Would you be interested in learning how to speed up uterine contractions so you can avoid using pitocin or oxitocin if your labour drags out?

Consider developing a technique to “unpush” during the expulsive stage of labour to significantly reduce strain on the pelvic floor. For more details pico negative dressing

Did you know that just 5% of the pelvic floor muscles are activated by Kegel exercises? Would you desire a means to work the remaining 95% of the postpartum period?

The benefits of negative pressure core exercises for labour and delivery are numerous. These exercises are the best approach to recuperate afterwards since they are easier on the pelvic floor than conventional pushing during the expulsive phase of labour and can be used to facilitate uterine contractions (Braxton Hicks and labour). The involuntary muscle fibres that make up 95% of the pelvic floor can be stimulated in the most effective way possible using them.

Before being adopted by obstetrical physical therapy, negative pressure abdominal exercises had their origins in some forms of yoga. Marcel Caufriez is the reigning expert in this field of study and application. He is a physical therapist from Belgium who specialises in perinatal women and has done a lot of study on this method. In order to facilitate establishing a negative pressure within the abdominal cavity, he has developed a whole routine of postures.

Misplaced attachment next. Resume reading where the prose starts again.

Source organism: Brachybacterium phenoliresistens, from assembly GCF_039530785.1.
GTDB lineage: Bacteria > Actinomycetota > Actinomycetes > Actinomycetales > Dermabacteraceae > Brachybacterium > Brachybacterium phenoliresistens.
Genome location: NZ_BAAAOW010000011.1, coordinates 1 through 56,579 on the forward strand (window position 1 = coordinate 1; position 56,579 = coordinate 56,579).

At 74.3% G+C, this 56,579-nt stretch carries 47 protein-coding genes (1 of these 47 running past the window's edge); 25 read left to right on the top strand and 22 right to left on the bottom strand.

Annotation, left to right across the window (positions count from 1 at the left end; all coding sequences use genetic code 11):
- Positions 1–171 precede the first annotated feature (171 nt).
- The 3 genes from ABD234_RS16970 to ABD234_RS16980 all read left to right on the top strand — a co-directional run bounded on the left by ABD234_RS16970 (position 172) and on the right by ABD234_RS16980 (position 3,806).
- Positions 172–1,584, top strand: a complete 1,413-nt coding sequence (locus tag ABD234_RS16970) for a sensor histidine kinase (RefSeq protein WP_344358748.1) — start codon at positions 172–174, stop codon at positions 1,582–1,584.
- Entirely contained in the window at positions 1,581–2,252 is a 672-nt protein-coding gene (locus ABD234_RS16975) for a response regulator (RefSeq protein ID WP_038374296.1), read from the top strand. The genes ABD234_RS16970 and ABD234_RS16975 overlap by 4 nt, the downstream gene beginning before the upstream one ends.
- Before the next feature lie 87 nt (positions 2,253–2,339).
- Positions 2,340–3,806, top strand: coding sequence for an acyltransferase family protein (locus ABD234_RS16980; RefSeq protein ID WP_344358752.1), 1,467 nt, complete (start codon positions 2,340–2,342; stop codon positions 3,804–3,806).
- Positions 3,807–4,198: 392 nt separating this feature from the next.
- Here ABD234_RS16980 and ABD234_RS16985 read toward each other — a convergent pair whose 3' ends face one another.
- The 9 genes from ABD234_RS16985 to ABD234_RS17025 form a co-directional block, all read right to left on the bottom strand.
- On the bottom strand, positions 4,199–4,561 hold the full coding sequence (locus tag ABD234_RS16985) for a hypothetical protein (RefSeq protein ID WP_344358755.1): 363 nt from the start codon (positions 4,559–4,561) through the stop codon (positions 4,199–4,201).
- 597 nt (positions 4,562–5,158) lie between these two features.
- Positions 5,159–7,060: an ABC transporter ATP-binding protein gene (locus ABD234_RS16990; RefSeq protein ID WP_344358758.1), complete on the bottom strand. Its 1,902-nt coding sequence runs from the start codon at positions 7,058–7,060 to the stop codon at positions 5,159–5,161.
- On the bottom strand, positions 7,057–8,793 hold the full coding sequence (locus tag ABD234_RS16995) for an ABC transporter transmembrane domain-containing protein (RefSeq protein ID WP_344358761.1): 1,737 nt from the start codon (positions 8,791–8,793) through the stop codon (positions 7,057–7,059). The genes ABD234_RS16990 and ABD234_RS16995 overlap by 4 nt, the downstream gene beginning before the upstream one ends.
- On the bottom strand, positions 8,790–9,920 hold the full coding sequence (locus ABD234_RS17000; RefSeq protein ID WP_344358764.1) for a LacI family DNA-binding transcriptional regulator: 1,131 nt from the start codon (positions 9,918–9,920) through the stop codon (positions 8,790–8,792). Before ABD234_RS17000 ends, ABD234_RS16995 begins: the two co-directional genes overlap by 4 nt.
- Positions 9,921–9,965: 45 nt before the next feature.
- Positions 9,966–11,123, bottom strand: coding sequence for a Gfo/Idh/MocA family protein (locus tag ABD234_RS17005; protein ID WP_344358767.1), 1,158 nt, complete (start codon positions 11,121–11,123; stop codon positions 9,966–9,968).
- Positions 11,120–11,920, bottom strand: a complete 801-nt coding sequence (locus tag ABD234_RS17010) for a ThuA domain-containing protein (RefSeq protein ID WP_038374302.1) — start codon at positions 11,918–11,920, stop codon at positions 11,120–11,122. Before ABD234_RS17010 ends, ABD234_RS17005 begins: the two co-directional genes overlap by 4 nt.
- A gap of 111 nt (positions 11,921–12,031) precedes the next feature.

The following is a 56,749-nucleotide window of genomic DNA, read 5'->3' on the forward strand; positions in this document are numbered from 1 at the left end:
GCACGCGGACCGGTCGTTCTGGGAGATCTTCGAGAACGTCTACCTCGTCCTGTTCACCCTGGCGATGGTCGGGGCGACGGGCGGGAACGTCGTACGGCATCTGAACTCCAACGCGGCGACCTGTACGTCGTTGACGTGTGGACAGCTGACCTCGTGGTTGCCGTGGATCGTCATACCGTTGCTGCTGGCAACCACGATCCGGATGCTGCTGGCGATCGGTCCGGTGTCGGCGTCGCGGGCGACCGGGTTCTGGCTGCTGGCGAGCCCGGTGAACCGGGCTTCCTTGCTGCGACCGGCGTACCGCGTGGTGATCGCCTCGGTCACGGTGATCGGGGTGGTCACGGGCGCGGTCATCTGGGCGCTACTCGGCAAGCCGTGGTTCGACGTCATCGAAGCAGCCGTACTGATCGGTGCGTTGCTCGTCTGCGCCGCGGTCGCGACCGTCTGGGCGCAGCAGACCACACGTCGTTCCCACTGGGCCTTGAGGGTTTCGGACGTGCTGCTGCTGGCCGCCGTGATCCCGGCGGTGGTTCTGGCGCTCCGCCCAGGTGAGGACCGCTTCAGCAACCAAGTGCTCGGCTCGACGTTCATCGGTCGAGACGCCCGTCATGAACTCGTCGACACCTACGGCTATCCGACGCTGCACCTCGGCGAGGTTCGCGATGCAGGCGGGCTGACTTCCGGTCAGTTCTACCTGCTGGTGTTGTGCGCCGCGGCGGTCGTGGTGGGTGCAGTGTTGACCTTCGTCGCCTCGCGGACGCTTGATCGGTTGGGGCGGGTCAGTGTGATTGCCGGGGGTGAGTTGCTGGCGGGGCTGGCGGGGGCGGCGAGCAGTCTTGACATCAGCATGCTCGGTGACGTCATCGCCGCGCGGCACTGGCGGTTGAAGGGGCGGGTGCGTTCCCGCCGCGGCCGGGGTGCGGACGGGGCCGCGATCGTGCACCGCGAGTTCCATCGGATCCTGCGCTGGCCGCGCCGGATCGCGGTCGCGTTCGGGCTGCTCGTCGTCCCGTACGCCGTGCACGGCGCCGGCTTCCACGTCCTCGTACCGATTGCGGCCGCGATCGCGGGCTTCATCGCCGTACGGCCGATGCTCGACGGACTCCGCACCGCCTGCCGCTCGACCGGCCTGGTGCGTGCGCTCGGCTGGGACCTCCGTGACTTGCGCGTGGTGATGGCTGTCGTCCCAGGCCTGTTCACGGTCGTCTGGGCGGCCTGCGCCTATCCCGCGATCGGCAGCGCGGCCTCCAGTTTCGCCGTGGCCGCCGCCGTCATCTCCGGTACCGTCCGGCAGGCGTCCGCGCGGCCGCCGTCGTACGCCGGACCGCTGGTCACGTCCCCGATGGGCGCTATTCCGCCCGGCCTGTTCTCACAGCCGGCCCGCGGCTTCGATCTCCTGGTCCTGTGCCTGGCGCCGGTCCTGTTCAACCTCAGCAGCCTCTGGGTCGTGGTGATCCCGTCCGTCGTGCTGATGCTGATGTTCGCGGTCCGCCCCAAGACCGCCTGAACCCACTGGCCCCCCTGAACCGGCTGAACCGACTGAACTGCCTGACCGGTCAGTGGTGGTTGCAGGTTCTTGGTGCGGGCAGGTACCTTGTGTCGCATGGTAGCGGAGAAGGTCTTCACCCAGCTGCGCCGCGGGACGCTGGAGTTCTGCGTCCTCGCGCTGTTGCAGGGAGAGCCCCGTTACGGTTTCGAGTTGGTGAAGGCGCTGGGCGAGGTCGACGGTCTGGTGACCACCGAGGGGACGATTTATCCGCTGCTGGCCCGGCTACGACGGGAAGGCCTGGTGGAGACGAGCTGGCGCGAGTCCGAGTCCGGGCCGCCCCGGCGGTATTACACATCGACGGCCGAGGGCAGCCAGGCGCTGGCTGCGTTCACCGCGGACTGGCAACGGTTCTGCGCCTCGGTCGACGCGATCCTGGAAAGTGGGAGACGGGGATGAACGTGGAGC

The fundamental idea behind these workouts is that by inducing an abdominal vacuum, you can lower intra-abdominal and intra-thoracic pressure, reduce diaphragm activity, and activate the deep core and pelvic floor muscles’ involuntary fibres. Kegels are one of the typical postpartum recovery exercises that exclusively engage the voluntary muscles. Only 5% of the muscles of the pelvic floor are made up of voluntary fibres. The other 95% of the pelvic floor is stimulated by negative pressure core exercises.

The neurological system is also stimulated by performing these workouts. Given that performing abdominal workouts with negative pressure stimulates the uterus, this relationship may be helpful for giving birth. This is another reason why these activities are not advised during pregnancy up to week 37, when they can be used to encourage Braxton-Hicks contractions, which get the uterus ready for delivery.

If active labour stalls and the uterus needs to be induced to contract more frequently, negative pressure core work can be used. This is a fantastic approach to stay away from artificial hormones like oxitocin and pitocin, which might have negative side effects. These methods may also be applied throughout labor’s expulsive stage. Compared to conventional techniques, this approach of “unpushing” is more kinder to the pelvic floor. The key to recovery is postpartum negative pressure core work. They are the most efficient method for pelvic floor rehabilitation and regaining a flat stomach.